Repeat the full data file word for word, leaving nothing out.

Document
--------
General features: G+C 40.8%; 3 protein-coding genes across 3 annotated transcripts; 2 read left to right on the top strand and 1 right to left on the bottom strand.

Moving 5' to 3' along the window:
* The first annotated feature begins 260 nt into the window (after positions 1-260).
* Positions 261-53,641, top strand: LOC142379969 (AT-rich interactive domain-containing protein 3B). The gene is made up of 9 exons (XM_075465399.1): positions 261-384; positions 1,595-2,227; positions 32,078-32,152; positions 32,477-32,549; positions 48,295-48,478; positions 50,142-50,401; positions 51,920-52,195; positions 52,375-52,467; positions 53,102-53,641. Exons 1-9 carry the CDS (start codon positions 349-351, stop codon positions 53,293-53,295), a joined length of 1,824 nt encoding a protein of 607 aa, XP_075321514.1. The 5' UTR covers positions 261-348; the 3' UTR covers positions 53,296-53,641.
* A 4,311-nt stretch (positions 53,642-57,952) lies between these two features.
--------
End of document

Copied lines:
General features: G+C 40.8%; 3 protein-coding genes across 3 annotated transcripts; 2 read left to right on the top strand and 1 right to left on the bottom strand.

Moving 5' to 3' along the window:
* The first annotated feature begins 260 nt into the window (after positions 1-260).
* Positions 261-53,641, top strand: LOC142379969 (AT-rich interactive domain-containing protein 3B). The gene is made up of 9 exons (XM_075465399.1): positions 261-384; positions 1,595-2,227; positions 32,078-32,152; positions 32,477-32,549; positions 48,295-48,478; positions 50,142-50,401; positions 51,920-52,195; positions 52,375-52,467; positions 53,102-53,641. Exons 1-9 carry the CDS (start codon positions 349-351, stop codon positions 53,293-53,295), a joined length of 1,824 nt encoding a protein of 607 aa, XP_075321514.1. The 5' UTR covers positions 261-348; the 3' UTR covers positions 53,296-53,641.
* A 4,311-nt stretch (positions 53,642-57,952) lies between these two features.